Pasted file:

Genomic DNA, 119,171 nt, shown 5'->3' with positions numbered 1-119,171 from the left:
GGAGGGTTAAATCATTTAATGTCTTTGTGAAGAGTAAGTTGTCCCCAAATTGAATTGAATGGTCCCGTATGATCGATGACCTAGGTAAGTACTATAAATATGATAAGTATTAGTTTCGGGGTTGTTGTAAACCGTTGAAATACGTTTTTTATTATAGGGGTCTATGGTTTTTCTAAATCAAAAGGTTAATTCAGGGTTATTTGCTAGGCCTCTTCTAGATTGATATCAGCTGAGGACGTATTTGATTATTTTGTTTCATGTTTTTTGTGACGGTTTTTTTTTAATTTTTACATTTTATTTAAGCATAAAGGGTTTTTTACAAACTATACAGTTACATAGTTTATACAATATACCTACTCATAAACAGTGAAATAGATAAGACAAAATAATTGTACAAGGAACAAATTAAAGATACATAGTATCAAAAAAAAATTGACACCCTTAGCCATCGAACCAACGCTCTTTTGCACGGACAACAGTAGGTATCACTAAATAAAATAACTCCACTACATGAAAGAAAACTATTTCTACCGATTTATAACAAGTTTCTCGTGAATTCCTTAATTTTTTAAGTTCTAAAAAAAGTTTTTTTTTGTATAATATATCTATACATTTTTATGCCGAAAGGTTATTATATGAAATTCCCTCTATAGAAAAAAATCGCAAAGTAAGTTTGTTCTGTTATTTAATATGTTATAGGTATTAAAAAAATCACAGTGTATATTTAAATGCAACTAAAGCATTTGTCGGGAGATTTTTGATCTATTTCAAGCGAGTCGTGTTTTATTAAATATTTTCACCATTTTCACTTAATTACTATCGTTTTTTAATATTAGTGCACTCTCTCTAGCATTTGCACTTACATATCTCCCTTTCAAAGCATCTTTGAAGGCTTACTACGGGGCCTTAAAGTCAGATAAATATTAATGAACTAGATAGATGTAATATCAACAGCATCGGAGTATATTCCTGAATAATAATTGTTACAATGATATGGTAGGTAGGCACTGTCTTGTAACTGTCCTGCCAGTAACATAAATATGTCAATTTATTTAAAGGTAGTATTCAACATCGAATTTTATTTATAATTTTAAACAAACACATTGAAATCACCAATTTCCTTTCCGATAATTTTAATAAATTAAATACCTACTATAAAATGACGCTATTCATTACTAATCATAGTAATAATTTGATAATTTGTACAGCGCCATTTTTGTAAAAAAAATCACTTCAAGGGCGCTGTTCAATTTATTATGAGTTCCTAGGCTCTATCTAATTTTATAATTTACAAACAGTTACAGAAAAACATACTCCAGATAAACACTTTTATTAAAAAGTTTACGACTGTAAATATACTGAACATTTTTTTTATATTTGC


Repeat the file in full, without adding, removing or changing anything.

Genomic DNA, 119,171 nt, shown 5'->3' with positions numbered 1-119,171 from the left:
GGAGGGTTAAATCATTTAATGTCTTTGTGAAGAGTAAGTTGTCCCCAAATTGAATTGAATGGTCCCGTATGATCGATGACCTAGGTAAGTACTATAAATATGATAAGTATTAGTTTCGGGGTTGTTGTAAACCGTTGAAATACGTTTTTTATTATAGGGGTCTATGGTTTTTCTAAATCAAAAGGTTAATTCAGGGTTATTTGCTAGGCCTCTTCTAGATTGATATCAGCTGAGGACGTATTTGATTATTTTGTTTCATGTTTTTTGTGACGGTTTTTTTTTAATTTTTACATTTTATTTAAGCATAAAGGGTTTTTTACAAACTATACAGTTACATAGTTTATACAATATACCTACTCATAAACAGTGAAATAGATAAGACAAAATAATTGTACAAGGAACAAATTAAAGATACATAGTATCAAAAAAAAATTGACACCCTTAGCCATCGAACCAACGCTCTTTTGCACGGACAACAGTAGGTATCACTAAATAAAATAACTCCACTACATGAAAGAAAACTATTTCTACCGATTTATAACAAGTTTCTCGTGAATTCCTTAATTTTTTAAGTTCTAAAAAAAGTTTTTTTTTGTATAATATATCTATACATTTTTATGCCGAAAGGTTATTATATGAAATTCCCTCTATAGAAAAAAATCGCAAAGTAAGTTTGTTCTGTTATTTAATATGTTATAGGTATTAAAAAAATCACAGTGTATATTTAAATGCAACTAAAGCATTTGTCGGGAGATTTTTGATCTATTTCAAGCGAGTCGTGTTTTATTAAATATTTTCACCATTTTCACTTAATTACTATCGTTTTTTAATATTAGTGCACTCTCTCTAGCATTTGCACTTACATATCTCCCTTTCAAAGCATCTTTGAAGGCTTACTACGGGGCCTTAAAGTCAGATAAATATTAATGAACTAGATAGATGTAATATCAACAGCATCGGAGTATATTCCTGAATAATAATTGTTACAATGATATGGTAGGTAGGCACTGTCTTGTAACTGTCCTGCCAGTAACATAAATATGTCAATTTATTTAAAGGTAGTATTCAACATCGAATTTTATTTATAATTTTAAACAAACACATTGAAATCACCAATTTCCTTTCCGATAATTTTAATAAATTAAATACCTACTATAAAATGACGCTATTCATTACTAATCATAGTAATAATTTGATAATTTGTACAGCGCCATTTTTGTAAAAAAAATCACTTCAAGGGCGCTGTTCAATTTATTATGAGTTCCTAGGCTCTATCTAATTTTATAATTTACAAACAGTTACAGAAAAACATACTCCAGATAAACACTTTTATTAAAAAGTTTACGACTGTAAATATACTGAACATTTTTTTTATATTTGC